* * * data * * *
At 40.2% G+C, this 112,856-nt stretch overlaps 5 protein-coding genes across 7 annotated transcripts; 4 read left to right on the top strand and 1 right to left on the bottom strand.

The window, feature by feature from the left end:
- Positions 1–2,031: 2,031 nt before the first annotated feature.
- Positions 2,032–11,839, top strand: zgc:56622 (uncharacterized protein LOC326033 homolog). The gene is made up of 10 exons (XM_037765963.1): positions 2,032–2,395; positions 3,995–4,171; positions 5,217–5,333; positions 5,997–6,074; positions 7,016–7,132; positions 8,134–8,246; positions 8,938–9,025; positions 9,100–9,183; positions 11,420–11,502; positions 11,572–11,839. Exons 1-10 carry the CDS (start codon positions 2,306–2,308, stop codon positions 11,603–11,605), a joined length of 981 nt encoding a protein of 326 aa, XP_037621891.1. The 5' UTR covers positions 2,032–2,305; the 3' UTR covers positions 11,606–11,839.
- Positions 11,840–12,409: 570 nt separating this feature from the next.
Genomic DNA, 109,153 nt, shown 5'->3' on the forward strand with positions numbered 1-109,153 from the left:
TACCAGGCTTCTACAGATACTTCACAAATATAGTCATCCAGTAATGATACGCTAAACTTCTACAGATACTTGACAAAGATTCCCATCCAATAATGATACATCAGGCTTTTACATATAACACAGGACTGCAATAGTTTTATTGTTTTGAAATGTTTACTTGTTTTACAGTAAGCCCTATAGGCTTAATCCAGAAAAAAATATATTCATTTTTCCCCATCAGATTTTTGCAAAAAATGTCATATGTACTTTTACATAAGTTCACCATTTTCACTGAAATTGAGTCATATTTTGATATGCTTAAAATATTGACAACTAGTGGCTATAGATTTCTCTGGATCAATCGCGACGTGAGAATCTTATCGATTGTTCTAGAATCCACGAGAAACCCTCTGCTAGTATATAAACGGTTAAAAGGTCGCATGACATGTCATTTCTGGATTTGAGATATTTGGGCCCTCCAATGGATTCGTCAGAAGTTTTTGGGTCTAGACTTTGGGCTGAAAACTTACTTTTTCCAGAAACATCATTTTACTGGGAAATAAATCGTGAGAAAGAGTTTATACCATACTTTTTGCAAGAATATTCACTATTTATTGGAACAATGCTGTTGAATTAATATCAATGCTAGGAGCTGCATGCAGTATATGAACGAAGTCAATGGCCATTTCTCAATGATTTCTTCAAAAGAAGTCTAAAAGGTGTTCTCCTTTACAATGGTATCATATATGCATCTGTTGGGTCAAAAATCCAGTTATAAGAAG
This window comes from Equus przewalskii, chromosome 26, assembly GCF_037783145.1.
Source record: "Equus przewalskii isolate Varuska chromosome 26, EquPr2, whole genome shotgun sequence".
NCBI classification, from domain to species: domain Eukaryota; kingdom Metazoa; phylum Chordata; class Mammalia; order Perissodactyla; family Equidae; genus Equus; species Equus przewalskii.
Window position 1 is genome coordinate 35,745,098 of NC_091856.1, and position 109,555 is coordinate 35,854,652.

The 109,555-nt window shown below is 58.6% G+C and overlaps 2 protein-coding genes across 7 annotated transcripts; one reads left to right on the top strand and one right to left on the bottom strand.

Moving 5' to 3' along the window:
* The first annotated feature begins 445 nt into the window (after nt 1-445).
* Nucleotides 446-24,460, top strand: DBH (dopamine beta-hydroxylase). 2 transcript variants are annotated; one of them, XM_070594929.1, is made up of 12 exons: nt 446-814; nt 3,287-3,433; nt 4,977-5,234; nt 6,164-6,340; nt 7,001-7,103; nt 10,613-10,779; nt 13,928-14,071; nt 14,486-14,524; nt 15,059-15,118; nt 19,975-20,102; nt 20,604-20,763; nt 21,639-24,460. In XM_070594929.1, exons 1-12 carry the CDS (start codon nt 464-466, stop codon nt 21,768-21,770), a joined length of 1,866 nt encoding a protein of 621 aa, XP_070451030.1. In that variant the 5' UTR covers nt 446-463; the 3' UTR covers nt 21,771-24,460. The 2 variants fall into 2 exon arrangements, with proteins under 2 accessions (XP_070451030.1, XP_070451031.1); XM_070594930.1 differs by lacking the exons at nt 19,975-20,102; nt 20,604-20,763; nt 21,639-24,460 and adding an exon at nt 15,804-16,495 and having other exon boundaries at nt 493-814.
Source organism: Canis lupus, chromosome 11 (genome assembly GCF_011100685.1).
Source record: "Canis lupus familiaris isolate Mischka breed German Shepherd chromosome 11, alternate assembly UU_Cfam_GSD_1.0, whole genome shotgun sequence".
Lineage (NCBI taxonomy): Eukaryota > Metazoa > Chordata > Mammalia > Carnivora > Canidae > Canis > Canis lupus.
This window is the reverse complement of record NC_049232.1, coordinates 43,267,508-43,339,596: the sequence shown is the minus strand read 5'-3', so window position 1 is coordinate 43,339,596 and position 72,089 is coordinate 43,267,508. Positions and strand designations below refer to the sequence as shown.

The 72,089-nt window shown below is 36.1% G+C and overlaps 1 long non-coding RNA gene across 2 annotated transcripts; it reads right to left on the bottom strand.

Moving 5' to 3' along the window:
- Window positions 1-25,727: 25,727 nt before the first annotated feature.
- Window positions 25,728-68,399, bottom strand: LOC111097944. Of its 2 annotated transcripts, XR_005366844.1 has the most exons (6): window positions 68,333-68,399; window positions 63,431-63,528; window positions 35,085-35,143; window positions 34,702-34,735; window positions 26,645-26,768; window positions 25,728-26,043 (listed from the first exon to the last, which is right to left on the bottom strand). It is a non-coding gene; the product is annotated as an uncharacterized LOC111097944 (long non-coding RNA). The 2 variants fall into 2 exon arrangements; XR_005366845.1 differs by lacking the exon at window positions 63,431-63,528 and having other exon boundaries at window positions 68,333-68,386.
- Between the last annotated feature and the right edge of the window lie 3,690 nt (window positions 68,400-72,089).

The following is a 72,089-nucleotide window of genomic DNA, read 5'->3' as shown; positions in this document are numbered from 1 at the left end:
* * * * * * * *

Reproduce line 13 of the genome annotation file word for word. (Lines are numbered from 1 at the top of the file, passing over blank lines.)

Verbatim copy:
Moving 5' to 3' along the window: